This particular vision of Ezekiel comes after the fall of Jerusalem, when the hour is dark and seems like all hope for Israel is lost. Even though the priesthood had been corrupted and the religious establishment was untrustworthy, Ezekiel still had the strong, passionate desire to see the true worship of Yahweh restored. Soares writes, “to the priest-prophet, who had seen Solomonic temple, no Messianic future could be conceived without a real sanctuary. The vision of the temple is the promise to the Jews that they shall yet rebuild the house of the Lord.”[4] Thus, whatever vision that Yahweh gives to Ezekiel will likely involve Ezekiel’s own dual nature and indeed, one sees this in the alternating condemnation of the religious establishment and the hope of restoration being found in that same establishment.

Daniel Block concurs, “Ezekiel’s salvation oracles have looked forward to the day when the twelve tribes of Israel would be regathered and returned to their hereditary homeland, the Davidic dynasty would be restored, Yahweh’s covenant of peace with Israel would be renewed, and he would establish his permanent residence in their midst.”[5] Ezekiel’s final vision would definitively involve a restoration of everything that made Israel such a blessed and holy nation; whether or not the presentation was supposed to be taken completely literal or is something more mystical with a more theological significance has yet to be determined.

However, it does make sense that Yahweh would use images in the vision, that Ezekiel would be able to identify. What purpose would it serve to leave Ezekiel shocked and confused;  Yahweh is not involved in confusion even though his truth is sometimes beyond complete understanding. Thus, for Yahweh to reveal the future restoration of Israel in semi-Mosaic terms would not only be appropriate but also advantageous when Ezekiel is communicating his message to demoralized exiles who need hope in the midst of the pagan and sometimes hostile Babylon. “Ezekiel encouraged the Jewish captives through six night messages of hope. In these he informed them that the Messiah would restore them to their Promised Land in the future and become a true shepherd to them,” writes Ralph Alexander and that, “They would be cleansed and all their covenants would be fulfilled. Even in the end times, after the land prospers and Israel dwells securely in it, some will try to take the Promised Land away from Israel and profane the Lord’s name; but the Lord will not permit it.”[6]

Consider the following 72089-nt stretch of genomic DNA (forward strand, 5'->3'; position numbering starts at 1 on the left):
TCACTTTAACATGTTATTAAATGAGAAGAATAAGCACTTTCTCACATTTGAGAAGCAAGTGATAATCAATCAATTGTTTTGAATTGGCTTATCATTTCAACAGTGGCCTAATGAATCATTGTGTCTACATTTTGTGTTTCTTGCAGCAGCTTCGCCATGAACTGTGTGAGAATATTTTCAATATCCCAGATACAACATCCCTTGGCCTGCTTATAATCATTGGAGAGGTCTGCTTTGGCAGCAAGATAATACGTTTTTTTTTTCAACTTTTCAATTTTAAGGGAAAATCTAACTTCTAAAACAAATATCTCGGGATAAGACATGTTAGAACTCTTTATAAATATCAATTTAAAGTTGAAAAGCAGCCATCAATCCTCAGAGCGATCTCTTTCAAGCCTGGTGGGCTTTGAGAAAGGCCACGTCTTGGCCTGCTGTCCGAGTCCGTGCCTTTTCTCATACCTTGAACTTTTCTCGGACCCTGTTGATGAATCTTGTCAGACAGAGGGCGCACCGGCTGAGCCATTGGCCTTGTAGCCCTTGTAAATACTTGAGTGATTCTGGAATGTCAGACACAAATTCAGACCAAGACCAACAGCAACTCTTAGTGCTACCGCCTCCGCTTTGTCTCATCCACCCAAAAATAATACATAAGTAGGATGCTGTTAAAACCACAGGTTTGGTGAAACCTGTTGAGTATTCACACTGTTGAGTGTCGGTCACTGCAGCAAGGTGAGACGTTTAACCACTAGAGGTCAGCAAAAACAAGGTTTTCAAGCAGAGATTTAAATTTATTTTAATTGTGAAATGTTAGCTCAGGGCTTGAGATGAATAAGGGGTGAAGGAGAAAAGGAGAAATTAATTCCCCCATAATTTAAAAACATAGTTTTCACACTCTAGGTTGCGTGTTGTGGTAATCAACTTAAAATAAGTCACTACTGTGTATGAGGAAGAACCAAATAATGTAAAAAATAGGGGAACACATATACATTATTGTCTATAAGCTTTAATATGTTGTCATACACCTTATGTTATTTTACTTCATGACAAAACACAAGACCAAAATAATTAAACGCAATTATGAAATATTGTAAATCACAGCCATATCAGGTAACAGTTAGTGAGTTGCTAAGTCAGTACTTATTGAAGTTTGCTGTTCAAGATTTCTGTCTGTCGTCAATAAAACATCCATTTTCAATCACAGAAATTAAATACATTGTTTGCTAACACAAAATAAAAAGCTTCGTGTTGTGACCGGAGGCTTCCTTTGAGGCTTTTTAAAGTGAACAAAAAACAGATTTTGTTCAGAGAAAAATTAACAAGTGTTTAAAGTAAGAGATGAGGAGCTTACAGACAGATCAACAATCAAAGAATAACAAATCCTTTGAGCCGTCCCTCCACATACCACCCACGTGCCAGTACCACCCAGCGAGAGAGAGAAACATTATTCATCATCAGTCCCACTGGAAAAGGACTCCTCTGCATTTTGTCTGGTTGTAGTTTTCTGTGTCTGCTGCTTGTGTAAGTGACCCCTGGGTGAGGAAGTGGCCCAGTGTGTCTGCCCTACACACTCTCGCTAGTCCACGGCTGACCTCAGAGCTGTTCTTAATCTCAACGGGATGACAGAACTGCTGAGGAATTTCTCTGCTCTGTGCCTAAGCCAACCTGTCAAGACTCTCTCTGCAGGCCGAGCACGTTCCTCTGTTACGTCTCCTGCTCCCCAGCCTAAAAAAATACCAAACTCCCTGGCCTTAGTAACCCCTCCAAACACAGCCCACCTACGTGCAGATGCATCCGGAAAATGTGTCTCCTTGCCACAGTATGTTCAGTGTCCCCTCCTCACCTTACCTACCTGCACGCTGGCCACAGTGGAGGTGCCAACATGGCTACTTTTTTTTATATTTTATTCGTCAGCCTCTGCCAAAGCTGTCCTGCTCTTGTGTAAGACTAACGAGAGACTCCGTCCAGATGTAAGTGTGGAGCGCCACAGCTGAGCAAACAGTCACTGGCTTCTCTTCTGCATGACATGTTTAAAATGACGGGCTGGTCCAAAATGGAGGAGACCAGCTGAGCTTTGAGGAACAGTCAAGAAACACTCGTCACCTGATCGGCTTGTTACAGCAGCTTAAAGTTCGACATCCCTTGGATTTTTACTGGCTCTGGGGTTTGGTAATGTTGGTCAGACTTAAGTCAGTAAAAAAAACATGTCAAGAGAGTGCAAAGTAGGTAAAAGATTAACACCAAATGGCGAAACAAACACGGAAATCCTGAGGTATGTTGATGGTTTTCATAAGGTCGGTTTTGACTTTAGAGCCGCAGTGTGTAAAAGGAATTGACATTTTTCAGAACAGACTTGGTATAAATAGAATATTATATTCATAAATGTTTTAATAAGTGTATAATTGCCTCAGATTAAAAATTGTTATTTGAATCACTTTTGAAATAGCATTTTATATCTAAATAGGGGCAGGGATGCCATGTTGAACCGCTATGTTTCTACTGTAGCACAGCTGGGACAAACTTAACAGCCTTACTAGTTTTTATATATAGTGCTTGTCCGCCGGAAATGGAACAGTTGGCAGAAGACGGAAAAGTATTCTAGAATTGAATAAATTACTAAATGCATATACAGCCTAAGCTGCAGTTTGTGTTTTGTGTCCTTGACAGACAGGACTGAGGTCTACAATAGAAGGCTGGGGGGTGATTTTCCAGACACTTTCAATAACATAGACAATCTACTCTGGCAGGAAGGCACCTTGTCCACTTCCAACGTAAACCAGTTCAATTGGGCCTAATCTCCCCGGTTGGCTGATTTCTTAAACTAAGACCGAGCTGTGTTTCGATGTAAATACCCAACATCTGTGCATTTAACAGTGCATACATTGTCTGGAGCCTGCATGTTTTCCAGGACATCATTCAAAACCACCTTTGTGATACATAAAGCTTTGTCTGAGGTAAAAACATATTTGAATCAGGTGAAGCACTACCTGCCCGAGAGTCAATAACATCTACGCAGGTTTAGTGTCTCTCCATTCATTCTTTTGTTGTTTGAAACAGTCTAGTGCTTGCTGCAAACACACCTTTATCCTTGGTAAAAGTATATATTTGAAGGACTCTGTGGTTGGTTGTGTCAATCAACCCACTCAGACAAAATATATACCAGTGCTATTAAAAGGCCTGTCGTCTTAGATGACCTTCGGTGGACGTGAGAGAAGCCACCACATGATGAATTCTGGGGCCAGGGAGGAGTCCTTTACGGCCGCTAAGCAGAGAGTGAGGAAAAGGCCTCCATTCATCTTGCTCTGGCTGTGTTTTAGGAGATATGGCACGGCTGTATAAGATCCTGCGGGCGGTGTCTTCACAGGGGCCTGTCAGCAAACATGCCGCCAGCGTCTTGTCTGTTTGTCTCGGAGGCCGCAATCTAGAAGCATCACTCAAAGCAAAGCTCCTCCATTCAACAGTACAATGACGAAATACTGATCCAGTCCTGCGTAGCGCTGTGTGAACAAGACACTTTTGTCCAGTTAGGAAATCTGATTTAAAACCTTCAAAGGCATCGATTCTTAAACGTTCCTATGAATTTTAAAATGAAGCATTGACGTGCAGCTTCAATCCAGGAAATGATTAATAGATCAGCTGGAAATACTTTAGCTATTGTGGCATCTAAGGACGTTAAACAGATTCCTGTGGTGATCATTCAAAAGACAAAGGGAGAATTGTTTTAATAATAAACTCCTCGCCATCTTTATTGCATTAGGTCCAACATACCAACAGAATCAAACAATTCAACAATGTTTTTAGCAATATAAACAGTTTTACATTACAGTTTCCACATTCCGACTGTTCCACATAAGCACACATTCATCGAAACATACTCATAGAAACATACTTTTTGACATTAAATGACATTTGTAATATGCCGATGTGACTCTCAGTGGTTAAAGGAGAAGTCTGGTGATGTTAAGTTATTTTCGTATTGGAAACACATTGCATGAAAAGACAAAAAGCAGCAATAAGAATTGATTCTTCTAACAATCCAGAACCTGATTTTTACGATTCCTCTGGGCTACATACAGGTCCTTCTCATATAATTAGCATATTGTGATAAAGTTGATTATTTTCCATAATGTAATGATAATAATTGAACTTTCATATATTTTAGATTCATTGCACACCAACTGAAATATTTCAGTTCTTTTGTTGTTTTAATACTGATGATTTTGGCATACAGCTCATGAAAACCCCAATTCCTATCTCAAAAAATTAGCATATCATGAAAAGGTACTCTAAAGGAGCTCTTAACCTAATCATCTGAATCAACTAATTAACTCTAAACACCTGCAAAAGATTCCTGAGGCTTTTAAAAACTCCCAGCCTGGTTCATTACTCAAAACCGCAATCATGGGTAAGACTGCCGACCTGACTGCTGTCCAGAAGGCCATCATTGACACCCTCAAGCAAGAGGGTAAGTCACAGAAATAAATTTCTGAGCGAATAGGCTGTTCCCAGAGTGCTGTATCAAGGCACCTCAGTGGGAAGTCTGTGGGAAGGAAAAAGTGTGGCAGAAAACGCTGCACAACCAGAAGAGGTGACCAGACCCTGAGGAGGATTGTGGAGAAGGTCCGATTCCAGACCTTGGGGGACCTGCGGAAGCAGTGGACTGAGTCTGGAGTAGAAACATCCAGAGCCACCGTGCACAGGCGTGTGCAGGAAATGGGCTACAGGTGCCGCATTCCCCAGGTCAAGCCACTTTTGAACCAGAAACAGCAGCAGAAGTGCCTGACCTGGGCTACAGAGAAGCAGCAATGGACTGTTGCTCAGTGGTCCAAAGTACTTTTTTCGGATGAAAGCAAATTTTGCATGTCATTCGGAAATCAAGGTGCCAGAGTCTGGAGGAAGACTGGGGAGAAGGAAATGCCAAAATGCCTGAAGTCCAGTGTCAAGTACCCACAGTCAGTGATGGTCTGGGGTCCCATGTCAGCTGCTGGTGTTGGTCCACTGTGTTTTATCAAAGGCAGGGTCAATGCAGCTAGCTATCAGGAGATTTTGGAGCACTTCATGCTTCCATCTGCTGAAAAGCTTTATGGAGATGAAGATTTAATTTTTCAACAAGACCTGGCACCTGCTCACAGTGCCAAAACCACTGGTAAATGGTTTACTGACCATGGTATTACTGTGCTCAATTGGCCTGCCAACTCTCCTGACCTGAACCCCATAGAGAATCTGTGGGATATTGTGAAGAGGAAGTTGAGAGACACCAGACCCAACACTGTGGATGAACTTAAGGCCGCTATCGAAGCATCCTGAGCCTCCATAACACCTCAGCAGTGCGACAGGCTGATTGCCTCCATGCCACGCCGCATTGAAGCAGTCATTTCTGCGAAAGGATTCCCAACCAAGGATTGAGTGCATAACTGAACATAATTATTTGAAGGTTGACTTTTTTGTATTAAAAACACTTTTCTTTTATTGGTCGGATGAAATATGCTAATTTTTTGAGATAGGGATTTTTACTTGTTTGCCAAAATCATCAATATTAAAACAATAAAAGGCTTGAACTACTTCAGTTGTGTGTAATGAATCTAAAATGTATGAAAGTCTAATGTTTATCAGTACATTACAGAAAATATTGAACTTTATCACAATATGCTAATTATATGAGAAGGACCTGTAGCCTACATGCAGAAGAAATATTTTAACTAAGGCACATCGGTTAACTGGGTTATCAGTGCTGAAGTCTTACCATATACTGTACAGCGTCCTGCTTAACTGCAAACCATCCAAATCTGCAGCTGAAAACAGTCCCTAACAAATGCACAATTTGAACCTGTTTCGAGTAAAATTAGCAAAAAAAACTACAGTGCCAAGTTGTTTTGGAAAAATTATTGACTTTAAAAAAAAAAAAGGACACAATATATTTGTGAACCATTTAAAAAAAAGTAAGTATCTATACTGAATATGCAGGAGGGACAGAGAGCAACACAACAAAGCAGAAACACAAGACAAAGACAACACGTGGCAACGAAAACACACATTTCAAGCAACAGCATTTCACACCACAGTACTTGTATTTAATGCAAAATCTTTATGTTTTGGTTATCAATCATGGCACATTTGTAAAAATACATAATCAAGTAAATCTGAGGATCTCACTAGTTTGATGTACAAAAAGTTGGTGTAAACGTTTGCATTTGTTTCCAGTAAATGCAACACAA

It is highly conceivable and probable that the vision given to Ezekiel could have aspects of both literal eschatology and of spiritual representation. The problem comes when one tries to distinguish which is which, as Randall Price observes,

As demonstrated by the many commentaries adopting the symbolic view, the diversity in interpretation reveals that no shared interpretation is possible. The lack of interpretive clues in these chapters results in the many details in the text being assigned arbitrary meanings or ignored as irrelevant or meaningless by the symbolic school.[7]

The same criticism is leveled at the literal school by appealing to genre, L. John McGregor writes, “It is important to remember that these chapters represent a vision. This oracle was not purely a revelation of teaching that was new, nor was it a prediction of events that were to come…the vision itself shades from the descriptive to the prescriptive to the symbolic to the apocalyptic.”[8] It is evident that whether one takes a literal or symbolic view, one is left with questions about one’s interpretation. It may seem the literal view has the upper hand, but when you focus on the genre and themes of the book, the need for a literal interpretation seems much less necessary. However, if one embraces the symbolic, what do these symbols mean and how can one be sure without some exegetical help? As will be demonstrated, both the literal and the symbolic interpretations run into issues when one tries to define what the vision means.